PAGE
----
In celebration of Women’s Month 2018, we are featuring female researchers who receive funding from the NRF. We thank the ladies for volunteering to share their stories with us.
Kgothatso Emily Tlhapi is currently pursuing her Master’s in Food Technology at the Tshwane University of Technology.
I was born in Pretoria, Attridgeville and raised in Mamelodi West Sunvalley where my parents bought a house when I was just two years old. I am the last born. My family is open-minded and they are a great support structure. Our parents have always motivated us to conquer the world and do what we like. This has made me and my siblings very close and supportive.
What made you decide to choose your field of study? Is it what you envisioned for yourself while growing up?
Yes! I have always been a foodie and have always loved finding out about how things are made (research). When I was in Grade 11, I decided to apply at tertiary institutions and wanted to study something I loved and found to be fun – and that was Food Technology! I did not want to be a chef because I thought I was too easy and did not want to study nutrition because I found it too serious. So, I opted for Food Technology.
What does your current research focus on?
My current research focuses on the extraction of mango kernel oil and its effect on the nutritional and sensory properties of trans-fat free margarine.
My responsibilities include collecting mango kernels/by-products from agro-processing companies; processing of the kernels; conducting microbiological analysis on the kernels; extracting of oil using various methods from the kernels, and then developing a margarine using healthier oils.
I also supervise and mentor two female French students from Reunion Island. I assist them with product development using agro-processing by-products. I assist them with conducting microbiological analysis; how to make use of equipment in the laboratory; how to interpret data, and writing up of their reports.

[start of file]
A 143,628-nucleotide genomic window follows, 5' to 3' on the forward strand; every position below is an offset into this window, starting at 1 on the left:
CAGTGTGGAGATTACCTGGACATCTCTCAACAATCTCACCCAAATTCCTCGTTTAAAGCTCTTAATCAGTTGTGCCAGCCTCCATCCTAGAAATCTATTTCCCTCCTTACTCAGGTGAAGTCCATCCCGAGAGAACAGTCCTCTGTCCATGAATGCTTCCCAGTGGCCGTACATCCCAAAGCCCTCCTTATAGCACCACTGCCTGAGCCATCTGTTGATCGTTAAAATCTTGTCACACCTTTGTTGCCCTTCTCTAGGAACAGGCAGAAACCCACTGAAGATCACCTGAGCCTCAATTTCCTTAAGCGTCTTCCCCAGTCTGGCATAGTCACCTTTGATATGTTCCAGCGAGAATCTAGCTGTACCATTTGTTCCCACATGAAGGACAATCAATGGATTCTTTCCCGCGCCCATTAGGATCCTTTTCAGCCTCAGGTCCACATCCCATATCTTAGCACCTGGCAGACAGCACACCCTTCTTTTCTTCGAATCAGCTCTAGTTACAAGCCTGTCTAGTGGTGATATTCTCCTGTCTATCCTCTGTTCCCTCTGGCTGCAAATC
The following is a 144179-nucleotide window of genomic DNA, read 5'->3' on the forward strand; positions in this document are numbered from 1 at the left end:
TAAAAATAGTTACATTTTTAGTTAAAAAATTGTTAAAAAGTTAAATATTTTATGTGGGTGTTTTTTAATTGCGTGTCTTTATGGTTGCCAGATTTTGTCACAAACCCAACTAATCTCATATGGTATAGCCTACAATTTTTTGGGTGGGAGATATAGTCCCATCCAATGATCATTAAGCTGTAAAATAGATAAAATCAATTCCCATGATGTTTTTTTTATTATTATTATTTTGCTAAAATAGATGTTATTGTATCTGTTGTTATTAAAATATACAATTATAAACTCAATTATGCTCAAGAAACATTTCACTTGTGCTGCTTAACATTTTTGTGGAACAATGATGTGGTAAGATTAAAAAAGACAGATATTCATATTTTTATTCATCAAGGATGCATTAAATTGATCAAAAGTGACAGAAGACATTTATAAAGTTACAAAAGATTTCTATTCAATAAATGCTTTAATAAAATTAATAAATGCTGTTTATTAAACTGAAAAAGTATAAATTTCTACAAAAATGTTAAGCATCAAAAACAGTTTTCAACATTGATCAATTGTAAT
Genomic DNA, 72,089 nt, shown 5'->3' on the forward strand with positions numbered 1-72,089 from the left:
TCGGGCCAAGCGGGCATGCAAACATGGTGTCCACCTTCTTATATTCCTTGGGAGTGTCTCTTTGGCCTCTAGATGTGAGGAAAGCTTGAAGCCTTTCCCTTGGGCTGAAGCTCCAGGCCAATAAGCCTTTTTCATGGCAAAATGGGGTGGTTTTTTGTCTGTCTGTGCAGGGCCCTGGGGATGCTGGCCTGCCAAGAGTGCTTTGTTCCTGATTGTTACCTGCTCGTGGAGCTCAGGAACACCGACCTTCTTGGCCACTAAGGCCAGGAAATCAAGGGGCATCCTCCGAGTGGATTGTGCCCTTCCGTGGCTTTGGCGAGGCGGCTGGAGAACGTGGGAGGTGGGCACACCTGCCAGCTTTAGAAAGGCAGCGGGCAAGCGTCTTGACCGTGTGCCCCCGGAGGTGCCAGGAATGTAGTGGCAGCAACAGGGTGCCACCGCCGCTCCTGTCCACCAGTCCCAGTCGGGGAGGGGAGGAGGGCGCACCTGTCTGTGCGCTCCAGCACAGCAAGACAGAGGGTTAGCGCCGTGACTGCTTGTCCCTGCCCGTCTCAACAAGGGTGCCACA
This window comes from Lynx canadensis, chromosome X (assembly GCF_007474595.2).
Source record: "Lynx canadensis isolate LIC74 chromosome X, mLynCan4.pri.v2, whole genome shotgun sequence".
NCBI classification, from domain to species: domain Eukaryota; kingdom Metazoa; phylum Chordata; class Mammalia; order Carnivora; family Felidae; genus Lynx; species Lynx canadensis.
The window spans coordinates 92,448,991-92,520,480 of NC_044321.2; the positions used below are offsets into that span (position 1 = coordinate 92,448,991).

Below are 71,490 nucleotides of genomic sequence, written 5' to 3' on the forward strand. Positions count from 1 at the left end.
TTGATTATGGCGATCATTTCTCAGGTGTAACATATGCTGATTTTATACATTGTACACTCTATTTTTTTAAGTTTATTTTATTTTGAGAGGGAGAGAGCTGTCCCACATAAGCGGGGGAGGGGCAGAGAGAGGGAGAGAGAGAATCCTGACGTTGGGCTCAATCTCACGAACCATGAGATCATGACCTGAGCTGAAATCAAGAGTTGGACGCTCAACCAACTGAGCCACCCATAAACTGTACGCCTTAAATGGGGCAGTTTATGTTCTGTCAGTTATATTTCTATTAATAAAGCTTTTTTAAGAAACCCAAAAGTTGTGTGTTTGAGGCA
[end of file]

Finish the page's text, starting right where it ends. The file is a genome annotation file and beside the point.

How do you think your work/research can benefit/impact South Africans and/or the world?
The study seeks to reduce the negative impacts of agro-processing waste on the environment and increase food security through the use of a range of food industry waste for the manufacture of food ingredients.
What obstacles did you have to overcome to get to where you are today?
I had to quit my full-time job to pursue my studies on a full-time basis. This included sacrificing my monthly salary to accomplish my dream of being an established researcher and obtaining my Master’s degree. This obstacle was overcome by applying to research councils, such as NRF, whereby I receive a stipend for doing my research work.
Who has been your greatest inspiration? Who saw your potential/encouraged you when the going got tough?
My supervisor, Dr da Silva, saw my potential and encouraged me to do my Master’s degree. Her faith in me encourages me to never give up.
What is your vision for the future – what do you hope to achieve in the next ten years?
I see myself as a professor with numerous publications, supervising students and making a great impact in the science field. I am also business minded, so I see myself owning a company which supplies raw materials that provide solutions (such as enhancing and improving food products) for other food manufacturing companies.
What is your advice for young people who want to pursue a career in STEM?
The only way to improve our lives and the condition of our continent is through education. Careers in STEM are the solution to liberating Africa from poverty because they involve a lot of discovery and inventions.
What other interests do you have outside of your chosen career?
I enjoy listening to jazz music and would like to learn how to play the saxophone. I am also a wine enthusiast.